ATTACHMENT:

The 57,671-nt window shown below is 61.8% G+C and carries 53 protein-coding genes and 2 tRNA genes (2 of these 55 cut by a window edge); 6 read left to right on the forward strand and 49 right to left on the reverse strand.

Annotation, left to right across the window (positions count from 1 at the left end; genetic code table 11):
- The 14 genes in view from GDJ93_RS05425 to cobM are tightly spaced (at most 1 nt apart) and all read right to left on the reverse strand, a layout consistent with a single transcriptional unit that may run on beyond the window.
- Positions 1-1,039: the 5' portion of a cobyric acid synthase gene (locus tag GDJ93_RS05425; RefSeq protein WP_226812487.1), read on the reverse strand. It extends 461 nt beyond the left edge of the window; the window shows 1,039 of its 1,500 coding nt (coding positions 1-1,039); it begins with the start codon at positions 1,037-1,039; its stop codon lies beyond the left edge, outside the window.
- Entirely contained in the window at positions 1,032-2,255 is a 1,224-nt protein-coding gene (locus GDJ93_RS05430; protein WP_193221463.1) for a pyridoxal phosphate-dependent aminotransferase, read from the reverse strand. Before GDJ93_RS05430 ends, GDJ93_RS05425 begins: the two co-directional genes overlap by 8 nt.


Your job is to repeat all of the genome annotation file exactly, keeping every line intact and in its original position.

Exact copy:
The 57,671-nt window shown below is 61.8% G+C and carries 53 protein-coding genes and 2 tRNA genes (2 of these 55 cut by a window edge); 6 read left to right on the forward strand and 49 right to left on the reverse strand.

Annotation, left to right across the window (positions count from 1 at the left end; genetic code table 11):
- The 14 genes in view from GDJ93_RS05425 to cobM are tightly spaced (at most 1 nt apart) and all read right to left on the reverse strand, a layout consistent with a single transcriptional unit that may run on beyond the window.
- Positions 1-1,039: the 5' portion of a cobyric acid synthase gene (locus tag GDJ93_RS05425; RefSeq protein WP_226812487.1), read on the reverse strand. It extends 461 nt beyond the left edge of the window; the window shows 1,039 of its 1,500 coding nt (coding positions 1-1,039); it begins with the start codon at positions 1,037-1,039; its stop codon lies beyond the left edge, outside the window.
- Entirely contained in the window at positions 1,032-2,255 is a 1,224-nt protein-coding gene (locus GDJ93_RS05430; protein WP_193221463.1) for a pyridoxal phosphate-dependent aminotransferase, read from the reverse strand. Before GDJ93_RS05430 ends, GDJ93_RS05425 begins: the two co-directional genes overlap by 8 nt.